Review: Erik Bleich, “More Than Anything You’ve Feared”

Erik Bleich, “More Than Anything You’ve Feared”

It should have came as no surprise to learn that Erik Bleich released his sophomore album, “More Than Anything You’ve Feared,” this past Valentine’s Day.  For love in its deepest yearning beats alone in the heart of this wondrous music. 

The five songs contained on this new EP serve more like a five-act play, charting like a one-man movie through a landscape of broken dreams, celebrating hope where none exists, celebrating love when its shimmering allure has long since faded.  Bleich (guitar, vocals), accompanied by musicians Tristan Murphy (accordion, glockenspiel, trumpet) and Cassie Norton (violin, vocals) have invented a soundscape of rich sonic textures, bending and shifting vibrations to match the demands of Erik’s deeply personal and vulnerable narrative.

However hopeful we remain inclined toward love, love itself is fraught with anguish and uncertainty, sometimes almost extinguishing the will to prevail when it fails to survive.  Bleich has taken a set of compositions crafted during a past romance and courageously chosen to take us deep into the emotional ramifications of an affair gone wrong, while still somehow pointing toward a triumphant renewal.  No matter how daunting and foolhardy it must be to love again, there is no choice but to carry on.

Bleich has not released an album since 2010’s, “Invisible Vehicles,” a set of tunes that introduced fans to a talent that many clearly recognized with a very bright future.  Although the Toronto singer-songwriter continued an extensive performance schedule of local dates, he took a deliberate amount of time exploring and mapping out his next project, through a broad range of styles, genres and interests that stimulated his imagination. 

Erik Bleich

The song cycle on “More Than Anything You’ve Feared” began as a soundtrack to a gallery showing of intimate portraits from painter Stella Cade Rotstein.  The paintings focused on the domestic life of two people falling in love, with Bleich’s songs providing a counterpoint to the vivid colour and distorted figures within those paintings.  Both elicit a powerful emotional question and response.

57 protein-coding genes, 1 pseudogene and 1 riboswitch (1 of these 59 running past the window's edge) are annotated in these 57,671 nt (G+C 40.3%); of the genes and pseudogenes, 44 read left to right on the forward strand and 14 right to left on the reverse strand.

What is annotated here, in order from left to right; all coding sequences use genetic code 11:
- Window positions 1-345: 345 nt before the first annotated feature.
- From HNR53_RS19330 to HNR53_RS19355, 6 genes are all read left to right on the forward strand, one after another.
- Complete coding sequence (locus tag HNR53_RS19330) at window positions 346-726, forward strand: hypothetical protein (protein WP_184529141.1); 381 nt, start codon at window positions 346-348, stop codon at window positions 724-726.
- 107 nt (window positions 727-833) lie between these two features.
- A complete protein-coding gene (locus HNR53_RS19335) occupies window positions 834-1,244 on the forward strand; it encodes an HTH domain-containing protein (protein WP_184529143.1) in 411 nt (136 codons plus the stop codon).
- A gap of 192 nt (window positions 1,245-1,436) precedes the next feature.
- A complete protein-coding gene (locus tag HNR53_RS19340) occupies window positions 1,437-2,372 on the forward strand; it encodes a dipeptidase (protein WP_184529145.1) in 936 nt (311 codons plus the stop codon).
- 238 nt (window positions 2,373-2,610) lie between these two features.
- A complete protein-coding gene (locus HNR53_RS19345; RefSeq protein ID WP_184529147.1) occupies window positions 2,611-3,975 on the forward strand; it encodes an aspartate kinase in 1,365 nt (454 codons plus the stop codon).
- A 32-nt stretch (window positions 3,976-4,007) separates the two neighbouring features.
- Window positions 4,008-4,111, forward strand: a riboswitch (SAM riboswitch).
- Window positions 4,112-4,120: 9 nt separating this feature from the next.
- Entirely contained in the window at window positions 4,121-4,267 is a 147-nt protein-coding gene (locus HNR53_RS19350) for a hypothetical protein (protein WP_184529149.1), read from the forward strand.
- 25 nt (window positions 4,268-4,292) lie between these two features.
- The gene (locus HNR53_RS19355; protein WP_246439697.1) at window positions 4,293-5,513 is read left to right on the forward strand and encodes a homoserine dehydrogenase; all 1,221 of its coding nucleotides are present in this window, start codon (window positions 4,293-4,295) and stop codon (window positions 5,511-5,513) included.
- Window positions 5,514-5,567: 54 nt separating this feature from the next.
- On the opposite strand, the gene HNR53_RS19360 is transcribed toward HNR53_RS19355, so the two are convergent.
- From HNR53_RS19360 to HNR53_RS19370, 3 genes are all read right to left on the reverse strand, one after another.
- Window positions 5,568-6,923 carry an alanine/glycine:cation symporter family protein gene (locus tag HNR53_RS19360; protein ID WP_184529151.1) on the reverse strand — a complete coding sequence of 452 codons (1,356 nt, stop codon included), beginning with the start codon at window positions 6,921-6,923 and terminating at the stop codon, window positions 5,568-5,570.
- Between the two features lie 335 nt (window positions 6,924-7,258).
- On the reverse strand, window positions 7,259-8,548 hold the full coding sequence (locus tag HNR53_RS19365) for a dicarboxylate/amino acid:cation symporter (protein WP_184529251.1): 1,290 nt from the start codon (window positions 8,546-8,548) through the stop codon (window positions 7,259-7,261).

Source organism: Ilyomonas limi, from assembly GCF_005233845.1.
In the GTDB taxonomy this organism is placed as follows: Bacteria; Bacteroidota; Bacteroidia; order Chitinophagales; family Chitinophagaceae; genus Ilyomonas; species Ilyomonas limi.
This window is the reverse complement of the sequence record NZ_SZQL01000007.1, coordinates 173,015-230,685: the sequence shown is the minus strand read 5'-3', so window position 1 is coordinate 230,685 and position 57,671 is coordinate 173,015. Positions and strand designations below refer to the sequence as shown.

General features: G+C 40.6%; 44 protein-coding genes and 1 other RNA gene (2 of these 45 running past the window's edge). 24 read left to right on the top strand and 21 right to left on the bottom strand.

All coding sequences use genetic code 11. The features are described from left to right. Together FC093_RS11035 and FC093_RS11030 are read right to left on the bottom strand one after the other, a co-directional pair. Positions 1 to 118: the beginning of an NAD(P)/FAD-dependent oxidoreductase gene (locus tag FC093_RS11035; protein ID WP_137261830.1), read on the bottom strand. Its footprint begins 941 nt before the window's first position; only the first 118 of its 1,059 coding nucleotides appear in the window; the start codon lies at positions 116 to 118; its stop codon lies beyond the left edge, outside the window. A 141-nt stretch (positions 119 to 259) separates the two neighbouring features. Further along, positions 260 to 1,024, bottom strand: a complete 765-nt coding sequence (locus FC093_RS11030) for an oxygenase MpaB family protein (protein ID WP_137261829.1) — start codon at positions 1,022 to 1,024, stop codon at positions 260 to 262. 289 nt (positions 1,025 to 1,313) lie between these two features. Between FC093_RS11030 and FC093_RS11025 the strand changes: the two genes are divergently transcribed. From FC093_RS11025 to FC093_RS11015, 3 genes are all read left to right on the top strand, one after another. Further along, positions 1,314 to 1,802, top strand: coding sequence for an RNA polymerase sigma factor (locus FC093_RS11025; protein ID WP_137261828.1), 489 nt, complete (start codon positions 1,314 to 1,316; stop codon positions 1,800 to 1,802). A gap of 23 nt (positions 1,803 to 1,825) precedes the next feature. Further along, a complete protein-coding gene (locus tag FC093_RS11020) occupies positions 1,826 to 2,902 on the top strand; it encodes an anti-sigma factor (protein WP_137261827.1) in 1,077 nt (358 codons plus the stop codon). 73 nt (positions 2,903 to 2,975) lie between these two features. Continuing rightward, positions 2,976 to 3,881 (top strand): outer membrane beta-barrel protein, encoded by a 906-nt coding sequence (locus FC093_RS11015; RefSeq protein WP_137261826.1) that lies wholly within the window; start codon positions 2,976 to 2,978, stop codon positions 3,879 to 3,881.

Arising from that project, Erik began to record the set in 2019 with Harrison Fine at Fine Productions in the Kensington Market district of Toronto.  For whatever reason, Erik chose to postpone the release, even though he set a date many times while he continued to work on other projects and collaborations.  The timing and placement of these tunes seems to have needed some emotional climate for Bleich’s comfort.  Now, after so much waiting and so much isolation, the timing seems perfect.

Reminiscent in tone to “Invisible Vehicles,” the cycle begins with the hauntingly beautiful “Calico Night.”  A dense, palpable sadness pervades the delivery and yet, Erik’s vocal subdued and almost submersed beneath the music, soars above looking out to a horizon undefined: “And my bloodshot eyes / A real sign of the sailors’ delight / Buzzards fill the sky / But they’re no danger from such great heights.”  Prompted by the passing of near one, the song relentlessly probes the depths of sorrow, but allows for some sort of hope to arise.  

“Lampshade” and “Pink Guitar” are love songs, introspective and tender.  The fourth act in the set belongs to the stunning “Books You Never Read,” a heartbreaking search for meaning and purpose in the depth of lost love and depression.  For anyone who has ever suffered the malaise of mental collapse, Erik fearlessly leads the listener through the paralysis, confusion, and despair that sets upon a hapless sufferer.  It takes artistic courage and fortitude to delve into topics less travelled in popular music, and though surely not a song meant for everyone, “Books You’ve Never Read” is a comfort for those similarly afflicted.

“Birds” closes the five songs with an uplifting inspiration.  “If I had the words, I wouldn’t be sitting here writing them down / I’d be singing with the birds from the tallest tree around / But I am tangled in the wires / Instead of soaring with the highest fliers.”  All of Bleich’s gifts as guitarist and songwriter are on display in this song, as his band surges victorious, and with a voice renewed and empowered, Erik punches through the morass of entangled grief, if only momentarily, to shout toward an open sky – I will survive, to thrive another day.

Photo Credit: Jen Squires

Douglas McLean fell in love with music at a very early age and has worked as a musician and songwriter since his early teens. He has a deep love for the written word and has spent his life in pursuit of language as a means to convey what Van Morrison once called “the inarticulate speech of the heart”. He lives deep in the Almaguin Highlands with his wife and their dog. Douglas is active in local radio, recording, producing and writing, in and around Huntsville, Ontario.

His website is:

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